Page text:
Scoliosis is progressive, meaning it’s in its nature to worsen over time, especially if left untreated, or not treated proactively. While bracing has been used as scoliosis treatment for years, not all braces are created equal. Modern corrective braces reflect the culmination of what we have learned about bracing effectiveness, and the condition itself, over the years. Traditional braces focus on preventing progression, but they can also impact spinal health and function negatively.
The designs of different types of scoliosis braces are based on what they hope to accomplish and offer patients different potential results. Modern braces, like the ScoliBrace, have corrective potential, while traditional braces, like the Milwaukee, focus on preventing further progression.
Before we move on to explore the specifics of different types of scoliosis braces, what they can achieve, and how they work, let’s start by exploring the two main approaches to scoliosis treatment, as one relies mainly on modern scoliosis braces, while the other uses traditional bracing options.
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When a patient receives a scoliosis diagnosis, they are facing an important decision: one with the potential to shape their experience of life with the condition.
There are two main scoliosis treatment approaches available, and as mentioned, each offers patients very different potential outcomes.
The conservative approach is what I offer patients here, at the Scoliosis Reduction Center; it can also be referred to as a functional approach because it prioritizes the spine’s overall health and function.
Here at the Center, I believe in being proactive and applying multiple scoliosis-specific treatment disciplines for an integrative and customized approach.
To me, being proactive means responding to the condition as close to the time of diagnosis as possible, with treatment that works towards corrective results; that means actually addressing the underlying structural nature of the scoliosis and achieving a curvature reduction.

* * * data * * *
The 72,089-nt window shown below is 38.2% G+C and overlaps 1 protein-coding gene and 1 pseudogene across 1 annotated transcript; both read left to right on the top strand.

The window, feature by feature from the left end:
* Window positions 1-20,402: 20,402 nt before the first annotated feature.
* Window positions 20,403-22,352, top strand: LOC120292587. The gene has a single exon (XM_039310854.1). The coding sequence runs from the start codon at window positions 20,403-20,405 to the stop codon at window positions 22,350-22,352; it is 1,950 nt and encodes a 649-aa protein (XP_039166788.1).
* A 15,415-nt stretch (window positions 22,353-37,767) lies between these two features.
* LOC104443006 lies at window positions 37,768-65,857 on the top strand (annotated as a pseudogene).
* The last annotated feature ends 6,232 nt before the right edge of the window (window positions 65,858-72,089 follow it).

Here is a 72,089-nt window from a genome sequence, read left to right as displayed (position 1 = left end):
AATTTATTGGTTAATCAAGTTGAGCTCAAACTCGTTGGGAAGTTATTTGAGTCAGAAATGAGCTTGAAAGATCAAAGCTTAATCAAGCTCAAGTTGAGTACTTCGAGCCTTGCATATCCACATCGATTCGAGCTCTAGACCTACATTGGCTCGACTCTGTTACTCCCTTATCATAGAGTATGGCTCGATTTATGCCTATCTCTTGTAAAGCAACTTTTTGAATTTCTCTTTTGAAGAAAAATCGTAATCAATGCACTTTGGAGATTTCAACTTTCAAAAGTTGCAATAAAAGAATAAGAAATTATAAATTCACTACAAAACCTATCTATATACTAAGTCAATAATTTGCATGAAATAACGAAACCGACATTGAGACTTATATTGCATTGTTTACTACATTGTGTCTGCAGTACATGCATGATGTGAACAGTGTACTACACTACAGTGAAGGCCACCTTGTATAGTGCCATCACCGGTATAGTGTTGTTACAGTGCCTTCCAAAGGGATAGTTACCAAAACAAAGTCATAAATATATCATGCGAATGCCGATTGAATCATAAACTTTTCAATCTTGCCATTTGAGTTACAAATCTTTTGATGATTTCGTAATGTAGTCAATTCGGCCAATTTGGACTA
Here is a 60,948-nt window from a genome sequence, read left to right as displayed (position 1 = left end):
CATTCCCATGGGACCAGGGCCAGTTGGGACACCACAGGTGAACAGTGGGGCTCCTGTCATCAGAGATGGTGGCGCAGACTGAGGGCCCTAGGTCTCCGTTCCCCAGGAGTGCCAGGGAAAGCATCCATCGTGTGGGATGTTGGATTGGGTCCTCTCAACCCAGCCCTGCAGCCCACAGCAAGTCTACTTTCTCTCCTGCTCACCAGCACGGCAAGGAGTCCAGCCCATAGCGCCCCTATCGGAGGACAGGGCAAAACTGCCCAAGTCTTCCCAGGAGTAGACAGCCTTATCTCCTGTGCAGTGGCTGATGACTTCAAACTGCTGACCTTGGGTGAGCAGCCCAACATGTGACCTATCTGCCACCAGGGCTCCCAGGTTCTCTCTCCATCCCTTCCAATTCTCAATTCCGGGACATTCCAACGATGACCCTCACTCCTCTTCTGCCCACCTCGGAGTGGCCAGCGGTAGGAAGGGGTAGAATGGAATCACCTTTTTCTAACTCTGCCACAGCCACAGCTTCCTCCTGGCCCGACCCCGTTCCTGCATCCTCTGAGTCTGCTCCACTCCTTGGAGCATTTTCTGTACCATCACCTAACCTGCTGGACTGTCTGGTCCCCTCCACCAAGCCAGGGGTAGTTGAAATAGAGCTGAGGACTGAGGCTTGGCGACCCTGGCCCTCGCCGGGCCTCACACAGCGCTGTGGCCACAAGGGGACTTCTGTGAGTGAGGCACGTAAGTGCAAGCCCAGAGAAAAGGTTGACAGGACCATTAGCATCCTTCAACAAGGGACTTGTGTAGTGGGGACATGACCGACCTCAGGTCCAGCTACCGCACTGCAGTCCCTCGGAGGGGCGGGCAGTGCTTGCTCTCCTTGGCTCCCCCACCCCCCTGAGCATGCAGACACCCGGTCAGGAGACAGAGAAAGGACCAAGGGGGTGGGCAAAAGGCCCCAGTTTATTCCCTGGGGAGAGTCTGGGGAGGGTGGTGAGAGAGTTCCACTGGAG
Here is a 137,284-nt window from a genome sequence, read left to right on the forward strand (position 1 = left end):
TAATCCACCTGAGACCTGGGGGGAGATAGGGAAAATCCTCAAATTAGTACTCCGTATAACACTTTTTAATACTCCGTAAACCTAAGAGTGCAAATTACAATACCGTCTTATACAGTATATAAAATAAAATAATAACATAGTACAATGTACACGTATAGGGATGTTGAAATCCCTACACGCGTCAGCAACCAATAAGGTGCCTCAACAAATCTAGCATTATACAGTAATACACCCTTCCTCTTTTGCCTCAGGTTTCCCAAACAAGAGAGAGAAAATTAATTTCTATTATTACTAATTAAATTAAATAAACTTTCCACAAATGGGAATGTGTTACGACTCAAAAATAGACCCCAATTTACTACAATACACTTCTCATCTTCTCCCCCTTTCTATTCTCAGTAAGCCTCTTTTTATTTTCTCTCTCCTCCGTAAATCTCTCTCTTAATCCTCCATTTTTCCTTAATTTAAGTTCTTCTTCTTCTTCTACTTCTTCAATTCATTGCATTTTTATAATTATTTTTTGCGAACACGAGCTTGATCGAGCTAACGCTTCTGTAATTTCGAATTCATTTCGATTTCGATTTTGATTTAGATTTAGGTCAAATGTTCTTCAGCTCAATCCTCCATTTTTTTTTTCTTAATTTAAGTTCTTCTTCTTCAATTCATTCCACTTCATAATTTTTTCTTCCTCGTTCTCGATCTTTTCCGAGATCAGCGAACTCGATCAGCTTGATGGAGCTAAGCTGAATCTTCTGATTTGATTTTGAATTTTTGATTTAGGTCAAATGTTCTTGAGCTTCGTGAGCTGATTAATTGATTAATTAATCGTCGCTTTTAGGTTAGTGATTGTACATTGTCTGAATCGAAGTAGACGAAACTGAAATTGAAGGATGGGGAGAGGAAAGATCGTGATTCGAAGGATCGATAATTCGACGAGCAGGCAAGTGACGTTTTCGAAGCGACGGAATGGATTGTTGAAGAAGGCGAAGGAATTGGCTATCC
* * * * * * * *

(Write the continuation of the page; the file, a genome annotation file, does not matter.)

Treatment will also involve increasing core strength so the muscles surrounding the spine can provide it with optimal support and stabilization.
I believe the multifactorial nature of idiopathic scoliosis (caused by multiple variables) necessitates a customized approach, so I combine multiple scoliosis-specific disciplines and apportion them accordingly based on how the patient, and their spine is responding to treatment: chiropractic care, in-office therapy, custom-prescribed home exercises, and ultra corrective bracing.
Once I have conducted a comprehensive physical exam and read a patient’s scoliosis X-ray, I have the information needed to craft an effective and customized treatment plan moving forward. A customized treatment plan will address the specifics of each patient, including age and overall health, plus important condition characteristics such as type (cause, if known), severity (mild, moderate, severe, or very severe), and curvature location.
While there are different types of the condition that can develop, affecting both adolescents and adults, the most prevalent form is adolescent idiopathic scoliosis (AIS), diagnosed between the ages of 10 and 18: this is the form we’ll be focusing on throughout the article.
Adolescents are at risk for rapid-phase progression because growth is the condition’s number-one trigger for progression, and adolescents face the rapid and unpredictable growth spurts associated with puberty; being proactive is key to staying ahead of a condition’s progressive line and counteracting the abnormal spinal curvature’s tendency to increase in size.